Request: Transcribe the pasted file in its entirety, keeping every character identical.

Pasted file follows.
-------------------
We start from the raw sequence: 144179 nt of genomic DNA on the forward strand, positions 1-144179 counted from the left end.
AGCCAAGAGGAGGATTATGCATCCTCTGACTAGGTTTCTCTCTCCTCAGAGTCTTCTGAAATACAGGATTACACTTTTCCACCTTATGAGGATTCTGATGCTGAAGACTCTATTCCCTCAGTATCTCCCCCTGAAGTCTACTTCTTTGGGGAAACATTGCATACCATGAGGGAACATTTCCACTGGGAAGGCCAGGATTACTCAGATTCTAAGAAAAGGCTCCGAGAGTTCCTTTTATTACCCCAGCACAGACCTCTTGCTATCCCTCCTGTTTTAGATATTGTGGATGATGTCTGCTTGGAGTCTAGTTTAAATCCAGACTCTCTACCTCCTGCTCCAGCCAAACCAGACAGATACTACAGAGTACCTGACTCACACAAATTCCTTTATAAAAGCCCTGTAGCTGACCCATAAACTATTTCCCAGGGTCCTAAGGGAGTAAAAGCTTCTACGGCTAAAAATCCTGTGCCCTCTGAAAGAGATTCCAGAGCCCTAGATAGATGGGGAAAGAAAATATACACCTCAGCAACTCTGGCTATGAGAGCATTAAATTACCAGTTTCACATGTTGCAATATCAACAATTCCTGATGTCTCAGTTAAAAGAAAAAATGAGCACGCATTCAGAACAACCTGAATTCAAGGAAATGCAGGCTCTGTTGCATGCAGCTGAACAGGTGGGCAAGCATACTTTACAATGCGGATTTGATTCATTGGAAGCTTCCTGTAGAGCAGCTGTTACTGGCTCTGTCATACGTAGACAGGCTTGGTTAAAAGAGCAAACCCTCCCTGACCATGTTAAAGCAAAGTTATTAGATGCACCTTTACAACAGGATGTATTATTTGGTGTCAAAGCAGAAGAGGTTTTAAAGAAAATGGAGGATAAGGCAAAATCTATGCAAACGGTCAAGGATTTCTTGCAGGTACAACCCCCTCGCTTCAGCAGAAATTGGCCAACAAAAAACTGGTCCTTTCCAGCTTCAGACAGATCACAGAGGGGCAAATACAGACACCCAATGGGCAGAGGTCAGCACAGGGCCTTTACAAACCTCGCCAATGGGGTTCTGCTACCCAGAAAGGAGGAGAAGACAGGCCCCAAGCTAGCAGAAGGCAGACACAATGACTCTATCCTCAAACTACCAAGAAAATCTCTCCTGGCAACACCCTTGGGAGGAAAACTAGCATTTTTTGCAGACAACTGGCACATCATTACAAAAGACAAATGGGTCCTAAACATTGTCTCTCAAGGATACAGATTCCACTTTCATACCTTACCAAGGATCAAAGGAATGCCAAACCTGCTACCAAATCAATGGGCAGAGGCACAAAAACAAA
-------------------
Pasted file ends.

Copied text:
We start from the raw sequence: 144179 nt of genomic DNA on the forward strand, positions 1-144179 counted from the left end.
AGCCAAGAGGAGGATTATGCATCCTCTGACTAGGTTTCTCTCTCCTCAGAGTCTTCTGAAATACAGGATTACACTTTTCCACCTTATGAGGATTCTGATGCTGAAGACTCTATTCCCTCAGTATCTCCCCCTGAAGTCTACTTCTTTGGGGAAACATTGCATACCATGAGGGAACATTTCCACTGGGAAGGCCAGGATTACTCAGATTCTAAGAAAAGGCTCCGAGAGTTCCTTTTATTACCCCAGCACAGACCTCTTGCTATCCCTCCTGTTTTAGATATTGTGGATGATGTCTGCTTGGAGTCTAGTTTAAATCCAGACTCTCTACCTCCTGCTCCAGCCAAACCAGACAGATACTACAGAGTACCTGACTCACACAAATTCCTTTATAAAAGCCCTGTAGCTGACCCATAAACTATTTCCCAGGGTCCTAAGGGAGTAAAAGCTTCTACGGCTAAAAATCCTGTGCCCTCTGAAAGAGATTCCAGAGCCCTAGATAGATGGGGAAAGAAAATATACACCTCAGCAACTCTGGCTATGAGAGCATTAAATTACCAGTTTCACATGTTGCAATATCAACAATTCCTGATGTCTCAGTTAAAAGAAAAAATGAGCACGCATTCAGAACAACCTGAATTCAAGGAAATGCAGGCTCTGTTGCATGCAGCTGAACAGGTGGGCAAGCATACTTTACAATGCGGATTTGATTCATTGGAAGCTTCCTGTAGAGCAGCTGTTACTGGCTCTGTCATACGTAGACAGGCTTGGTTAAAAGAGCAAACCCTCCCTGACCATGTTAAAGCAAAGTTATTAGATGCACCTTTACAACAGGATGTATTATTTGGTGTCAAAGCAGAAGAGGTTTTAAAGAAAATGGAGGATAAGGCAAAATCTATGCAAACGGTCAAGGATTTCTTGCAGGTACAACCCCCTCGCTTCAGCAGAAATTGGCCAACAAAAAACTGGTCCTTTCCAGCTTCAGACAGATCACAGAGGGGCAAATACAGACACCCAATGGGCAGAGGTCAGCACAGGGCCTTTACAAACCTCGCCAATGGGGTTCTGCTACCCAGAAAGGAGGAGAAGACAGGCCCCAAGCTAGCAGAAGGCAGACACAATGACTCTATCCTCAAACTACCAAGAAAATCTCTCCTGGCAACACCCTTGGGAGGAAAACTAGCATTTTTTGCAGACAACTGGCACATCATTACAAAAGACAAATGGGTCCTAAACATTGTCTCTCAAGGATACAGATTCCACTTTCATACCTTACCAAGGATCAAAGGAATGCCAAACCTGCTACCAAATCAATGGGCAGAGGCACAAAAACAAA